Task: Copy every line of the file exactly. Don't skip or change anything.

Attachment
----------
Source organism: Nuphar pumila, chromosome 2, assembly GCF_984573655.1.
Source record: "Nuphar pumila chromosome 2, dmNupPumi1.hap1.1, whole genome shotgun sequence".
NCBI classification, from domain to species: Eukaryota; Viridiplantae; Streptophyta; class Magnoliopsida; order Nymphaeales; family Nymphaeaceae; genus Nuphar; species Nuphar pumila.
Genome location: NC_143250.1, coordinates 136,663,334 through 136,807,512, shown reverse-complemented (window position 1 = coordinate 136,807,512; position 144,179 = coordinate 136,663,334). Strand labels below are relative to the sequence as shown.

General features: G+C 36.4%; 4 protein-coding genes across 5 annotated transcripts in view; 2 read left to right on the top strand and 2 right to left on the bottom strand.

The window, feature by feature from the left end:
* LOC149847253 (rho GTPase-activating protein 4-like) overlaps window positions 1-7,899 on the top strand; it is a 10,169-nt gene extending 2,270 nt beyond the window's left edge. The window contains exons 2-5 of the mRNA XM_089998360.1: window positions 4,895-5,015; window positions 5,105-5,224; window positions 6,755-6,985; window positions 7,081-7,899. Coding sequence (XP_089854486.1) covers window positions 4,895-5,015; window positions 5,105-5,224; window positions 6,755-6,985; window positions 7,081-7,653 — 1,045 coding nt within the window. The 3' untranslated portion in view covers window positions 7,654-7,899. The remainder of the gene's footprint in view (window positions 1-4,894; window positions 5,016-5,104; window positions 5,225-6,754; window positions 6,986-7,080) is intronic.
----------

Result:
Source organism: Nuphar pumila, chromosome 2, assembly GCF_984573655.1.
Source record: "Nuphar pumila chromosome 2, dmNupPumi1.hap1.1, whole genome shotgun sequence".
NCBI classification, from domain to species: Eukaryota; Viridiplantae; Streptophyta; class Magnoliopsida; order Nymphaeales; family Nymphaeaceae; genus Nuphar; species Nuphar pumila.
Genome location: NC_143250.1, coordinates 136,663,334 through 136,807,512, shown reverse-complemented (window position 1 = coordinate 136,807,512; position 144,179 = coordinate 136,663,334). Strand labels below are relative to the sequence as shown.

General features: G+C 36.4%; 4 protein-coding genes across 5 annotated transcripts in view; 2 read left to right on the top strand and 2 right to left on the bottom strand.

The window, feature by feature from the left end:
* LOC149847253 (rho GTPase-activating protein 4-like) overlaps window positions 1-7,899 on the top strand; it is a 10,169-nt gene extending 2,270 nt beyond the window's left edge. The window contains exons 2-5 of the mRNA XM_089998360.1: window positions 4,895-5,015; window positions 5,105-5,224; window positions 6,755-6,985; window positions 7,081-7,899. Coding sequence (XP_089854486.1) covers window positions 4,895-5,015; window positions 5,105-5,224; window positions 6,755-6,985; window positions 7,081-7,653 — 1,045 coding nt within the window. The 3' untranslated portion in view covers window positions 7,654-7,899. The remainder of the gene's footprint in view (window positions 1-4,894; window positions 5,016-5,104; window positions 5,225-6,754; window positions 6,986-7,080) is intronic.